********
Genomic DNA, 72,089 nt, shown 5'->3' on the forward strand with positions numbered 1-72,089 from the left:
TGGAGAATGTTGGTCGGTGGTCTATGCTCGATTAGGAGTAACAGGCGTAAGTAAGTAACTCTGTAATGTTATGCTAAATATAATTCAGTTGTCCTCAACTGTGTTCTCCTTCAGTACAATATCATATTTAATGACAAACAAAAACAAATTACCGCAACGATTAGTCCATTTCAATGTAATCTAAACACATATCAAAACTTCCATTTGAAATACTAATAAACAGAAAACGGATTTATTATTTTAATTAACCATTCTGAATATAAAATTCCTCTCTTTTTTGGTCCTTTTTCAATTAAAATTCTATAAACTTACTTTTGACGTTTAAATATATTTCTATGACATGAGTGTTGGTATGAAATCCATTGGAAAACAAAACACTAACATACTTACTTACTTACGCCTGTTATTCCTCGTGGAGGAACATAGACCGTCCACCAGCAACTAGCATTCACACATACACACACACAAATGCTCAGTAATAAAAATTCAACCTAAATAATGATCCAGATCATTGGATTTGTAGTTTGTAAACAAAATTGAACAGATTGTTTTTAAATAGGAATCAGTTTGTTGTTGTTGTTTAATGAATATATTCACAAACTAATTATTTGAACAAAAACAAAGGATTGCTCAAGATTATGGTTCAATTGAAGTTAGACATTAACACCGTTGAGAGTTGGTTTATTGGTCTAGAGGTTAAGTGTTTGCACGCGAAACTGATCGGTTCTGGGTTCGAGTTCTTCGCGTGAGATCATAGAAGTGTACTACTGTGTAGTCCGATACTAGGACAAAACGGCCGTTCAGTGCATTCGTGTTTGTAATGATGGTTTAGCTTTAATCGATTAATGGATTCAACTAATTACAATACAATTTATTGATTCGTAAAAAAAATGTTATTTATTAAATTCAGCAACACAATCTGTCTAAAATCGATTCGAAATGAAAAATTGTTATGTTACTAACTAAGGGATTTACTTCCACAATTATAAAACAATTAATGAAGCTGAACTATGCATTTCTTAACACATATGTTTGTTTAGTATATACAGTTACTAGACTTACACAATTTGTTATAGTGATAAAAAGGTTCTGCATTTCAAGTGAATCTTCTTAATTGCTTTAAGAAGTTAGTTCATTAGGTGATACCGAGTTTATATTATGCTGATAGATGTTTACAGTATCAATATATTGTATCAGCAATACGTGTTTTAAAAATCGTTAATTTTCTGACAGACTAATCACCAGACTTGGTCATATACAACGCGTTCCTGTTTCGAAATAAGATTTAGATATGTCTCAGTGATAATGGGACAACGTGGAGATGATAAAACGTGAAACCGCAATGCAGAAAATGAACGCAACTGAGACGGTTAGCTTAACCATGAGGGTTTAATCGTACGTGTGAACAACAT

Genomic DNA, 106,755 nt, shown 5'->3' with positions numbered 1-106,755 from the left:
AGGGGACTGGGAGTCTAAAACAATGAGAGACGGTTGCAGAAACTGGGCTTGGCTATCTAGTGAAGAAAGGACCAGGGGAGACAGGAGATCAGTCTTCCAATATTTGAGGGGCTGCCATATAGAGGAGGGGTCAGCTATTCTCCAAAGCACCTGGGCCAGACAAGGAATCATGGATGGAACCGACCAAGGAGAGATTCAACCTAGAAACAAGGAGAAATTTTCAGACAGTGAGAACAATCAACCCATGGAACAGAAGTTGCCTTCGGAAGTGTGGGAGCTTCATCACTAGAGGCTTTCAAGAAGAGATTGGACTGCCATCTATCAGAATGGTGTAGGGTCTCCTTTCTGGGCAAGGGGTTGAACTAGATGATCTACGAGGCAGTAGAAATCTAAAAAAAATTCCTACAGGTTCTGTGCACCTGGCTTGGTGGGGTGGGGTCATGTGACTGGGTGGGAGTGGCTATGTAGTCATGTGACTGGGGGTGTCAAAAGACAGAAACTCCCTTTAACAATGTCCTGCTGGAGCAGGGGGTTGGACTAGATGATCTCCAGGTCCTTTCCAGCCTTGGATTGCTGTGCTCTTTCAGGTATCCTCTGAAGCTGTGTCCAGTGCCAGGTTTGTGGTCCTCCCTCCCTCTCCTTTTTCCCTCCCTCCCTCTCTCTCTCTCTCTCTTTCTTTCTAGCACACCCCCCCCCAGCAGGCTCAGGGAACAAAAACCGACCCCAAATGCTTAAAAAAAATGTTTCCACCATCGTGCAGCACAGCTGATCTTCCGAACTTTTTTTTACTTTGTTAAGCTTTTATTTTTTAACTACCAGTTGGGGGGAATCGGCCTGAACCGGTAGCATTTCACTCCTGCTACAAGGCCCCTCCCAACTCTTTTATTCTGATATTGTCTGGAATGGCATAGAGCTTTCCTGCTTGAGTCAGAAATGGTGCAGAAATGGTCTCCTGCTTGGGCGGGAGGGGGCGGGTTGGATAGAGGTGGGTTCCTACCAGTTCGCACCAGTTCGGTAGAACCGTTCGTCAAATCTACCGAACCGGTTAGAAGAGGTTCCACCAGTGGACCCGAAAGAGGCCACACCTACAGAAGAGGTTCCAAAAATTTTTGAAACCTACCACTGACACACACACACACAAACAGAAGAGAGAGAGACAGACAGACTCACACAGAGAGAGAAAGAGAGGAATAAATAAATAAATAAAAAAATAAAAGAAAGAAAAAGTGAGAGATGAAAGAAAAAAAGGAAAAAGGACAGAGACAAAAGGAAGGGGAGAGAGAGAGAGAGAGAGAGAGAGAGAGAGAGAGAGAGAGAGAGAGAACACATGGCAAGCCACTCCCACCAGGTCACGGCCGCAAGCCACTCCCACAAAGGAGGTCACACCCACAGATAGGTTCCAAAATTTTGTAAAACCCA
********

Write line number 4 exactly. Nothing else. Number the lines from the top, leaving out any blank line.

AGGGGACTGGGAGTCTAAAACAATGAGAGACGGTTGCAGAAACTGGGCTTGGCTATCTAGTGAAGAAAGGACCAGGGGAGACAGGAGATCAGTCTTCCAATATTTGAGGGGCTGCCATATAGAGGAGGGGTCAGCTATTCTCCAAAGCACCTGGGCCAGACAAGGAATCATGGATGGAACCGACCAAGGAGAGATTCAACCTAGAAACAAGGAGAAATTTTCAGACAGTGAGAACAATCAACCCATGGAACAGAAGTTGCCTTCGGAAGTGTGGGAGCTTCATCACTAGAGGCTTTCAAGAAGAGATTGGACTGCCATCTATCAGAATGGTGTAGGGTCTCCTTTCTGGGCAAGGGGTTGAACTAGATGATCTACGAGGCAGTAGAAATCTAAAAAAAATTCCTACAGGTTCTGTGCACCTGGCTTGGTGGGGTGGGGTCATGTGACTGGGTGGGAGTGGCTATGTAGTCATGTGACTGGGGGTGTCAAAAGACAGAAACTCCCTTTAACAATGTCCTGCTGGAGCAGGGGGTTGGACTAGATGATCTCCAGGTCCTTTCCAGCCTTGGATTGCTGTGCTCTTTCAGGTATCCTCTGAAGCTGTGTCCAGTGCCAGGTTTGTGGTCCTCCCTCCCTCTCCTTTTTCCCTCCCTCCCTCTCTCTCTCTCTCTCTTTCTTTCTAGCACACCCCCCCCCAGCAGGCTCAGGGAACAAAAACCGACCCCAAATGCTTAAAAAAAATGTTTCCACCATCGTGCAGCACAGCTGATCTTCCGAACTTTTTTTTACTTTGTTAAGCTTTTATTTTTTAACTACCAGTTGGGGGGAATCGGCCTGAACCGGTAGCATTTCACTCCTGCTACAAGGCCCCTCCCAACTCTTTTATTCTGATATTGTCTGGAATGGCATAGAGCTTTCCTGCTTGAGTCAGAAATGGTGCAGAAATGGTCTCCTGCTTGGGCGGGAGGGGGCGGGTTGGATAGAGGTGGGTTCCTACCAGTTCGCACCAGTTCGGTAGAACCGTTCGTCAAATCTACCGAACCGGTTAGAAGAGGTTCCACCAGTGGACCCGAAAGAGGCCACACCTACAGAAGAGGTTCCAAAAATTTTTGAAACCTACCACTGACACACACACACACAAACAGAAGAGAGAGAGACAGACAGACTCACACAGAGAGAGAAAGAGAGGAATAAATAAATAAATAAAAAAATAAAAGAAAGAAAAAGTGAGAGATGAAAGAAAAAAAGGAAAAAGGACAGAGACAAAAGGAAGGGGAGAGAGAGAGAGAGAGAGAGAGAGAGAGAGAGAGAGAGAGAGAGAGAACACATGGCAAGCCACTCCCACCAGGTCACGGCCGCAAGCCACTCCCACAAAGGAGGTCACACCCACAGATAGGTTCCAAAATTTTGTAAAACCCA